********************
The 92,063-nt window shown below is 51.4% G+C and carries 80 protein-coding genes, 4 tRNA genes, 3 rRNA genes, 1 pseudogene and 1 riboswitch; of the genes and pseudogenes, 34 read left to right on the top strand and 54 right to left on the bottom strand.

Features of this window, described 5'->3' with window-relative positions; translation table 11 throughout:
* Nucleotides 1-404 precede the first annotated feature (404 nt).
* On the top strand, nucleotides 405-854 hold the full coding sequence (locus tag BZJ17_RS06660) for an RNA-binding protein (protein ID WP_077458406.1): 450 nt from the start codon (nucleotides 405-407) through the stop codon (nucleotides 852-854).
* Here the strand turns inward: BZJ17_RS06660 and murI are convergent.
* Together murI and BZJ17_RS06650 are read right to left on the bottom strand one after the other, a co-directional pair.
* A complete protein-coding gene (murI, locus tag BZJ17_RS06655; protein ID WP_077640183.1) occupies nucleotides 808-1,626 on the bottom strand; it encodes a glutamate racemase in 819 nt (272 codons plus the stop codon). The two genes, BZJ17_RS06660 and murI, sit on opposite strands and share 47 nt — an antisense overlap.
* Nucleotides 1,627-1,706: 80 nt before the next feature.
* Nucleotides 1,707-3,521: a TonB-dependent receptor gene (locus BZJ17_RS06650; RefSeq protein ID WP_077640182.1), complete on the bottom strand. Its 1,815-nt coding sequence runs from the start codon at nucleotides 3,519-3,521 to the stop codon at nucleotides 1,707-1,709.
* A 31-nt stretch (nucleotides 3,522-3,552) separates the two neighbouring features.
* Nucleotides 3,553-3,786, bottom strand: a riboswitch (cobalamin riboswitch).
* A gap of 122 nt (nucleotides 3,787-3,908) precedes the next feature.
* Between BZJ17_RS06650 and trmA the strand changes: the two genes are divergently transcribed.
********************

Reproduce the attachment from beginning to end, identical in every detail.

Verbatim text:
The 92,063-nt window shown below is 51.4% G+C and carries 80 protein-coding genes, 4 tRNA genes, 3 rRNA genes, 1 pseudogene and 1 riboswitch; of the genes and pseudogenes, 34 read left to right on the top strand and 54 right to left on the bottom strand.

Features of this window, described 5'->3' with window-relative positions; translation table 11 throughout:
* Nucleotides 1-404 precede the first annotated feature (404 nt).
* On the top strand, nucleotides 405-854 hold the full coding sequence (locus tag BZJ17_RS06660) for an RNA-binding protein (protein ID WP_077458406.1): 450 nt from the start codon (nucleotides 405-407) through the stop codon (nucleotides 852-854).
* Here the strand turns inward: BZJ17_RS06660 and murI are convergent.
* Together murI and BZJ17_RS06650 are read right to left on the bottom strand one after the other, a co-directional pair.
* A complete protein-coding gene (murI, locus tag BZJ17_RS06655; protein ID WP_077640183.1) occupies nucleotides 808-1,626 on the bottom strand; it encodes a glutamate racemase in 819 nt (272 codons plus the stop codon). The two genes, BZJ17_RS06660 and murI, sit on opposite strands and share 47 nt — an antisense overlap.
* Nucleotides 1,627-1,706: 80 nt before the next feature.
* Nucleotides 1,707-3,521: a TonB-dependent receptor gene (locus BZJ17_RS06650; RefSeq protein ID WP_077640182.1), complete on the bottom strand. Its 1,815-nt coding sequence runs from the start codon at nucleotides 3,519-3,521 to the stop codon at nucleotides 1,707-1,709.
* A 31-nt stretch (nucleotides 3,522-3,552) separates the two neighbouring features.
* Nucleotides 3,553-3,786, bottom strand: a riboswitch (cobalamin riboswitch).
* A gap of 122 nt (nucleotides 3,787-3,908) precedes the next feature.
* Between BZJ17_RS06650 and trmA the strand changes: the two genes are divergently transcribed.